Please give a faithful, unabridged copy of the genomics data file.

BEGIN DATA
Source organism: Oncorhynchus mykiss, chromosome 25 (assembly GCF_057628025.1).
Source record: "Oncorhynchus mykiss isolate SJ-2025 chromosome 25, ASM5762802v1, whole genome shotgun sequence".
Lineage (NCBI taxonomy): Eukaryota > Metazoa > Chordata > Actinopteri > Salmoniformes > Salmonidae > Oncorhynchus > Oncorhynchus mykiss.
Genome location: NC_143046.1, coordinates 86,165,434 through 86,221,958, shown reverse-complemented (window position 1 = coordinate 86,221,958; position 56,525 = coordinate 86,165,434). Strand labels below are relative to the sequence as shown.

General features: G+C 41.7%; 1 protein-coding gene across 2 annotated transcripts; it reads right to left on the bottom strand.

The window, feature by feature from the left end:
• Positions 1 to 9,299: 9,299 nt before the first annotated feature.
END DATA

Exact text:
Source organism: Oncorhynchus mykiss, chromosome 25 (assembly GCF_057628025.1).
Source record: "Oncorhynchus mykiss isolate SJ-2025 chromosome 25, ASM5762802v1, whole genome shotgun sequence".
Lineage (NCBI taxonomy): Eukaryota > Metazoa > Chordata > Actinopteri > Salmoniformes > Salmonidae > Oncorhynchus > Oncorhynchus mykiss.
Genome location: NC_143046.1, coordinates 86,165,434 through 86,221,958, shown reverse-complemented (window position 1 = coordinate 86,221,958; position 56,525 = coordinate 86,165,434). Strand labels below are relative to the sequence as shown.

General features: G+C 41.7%; 1 protein-coding gene across 2 annotated transcripts; it reads right to left on the bottom strand.

The window, feature by feature from the left end:
• Positions 1 to 9,299: 9,299 nt before the first annotated feature.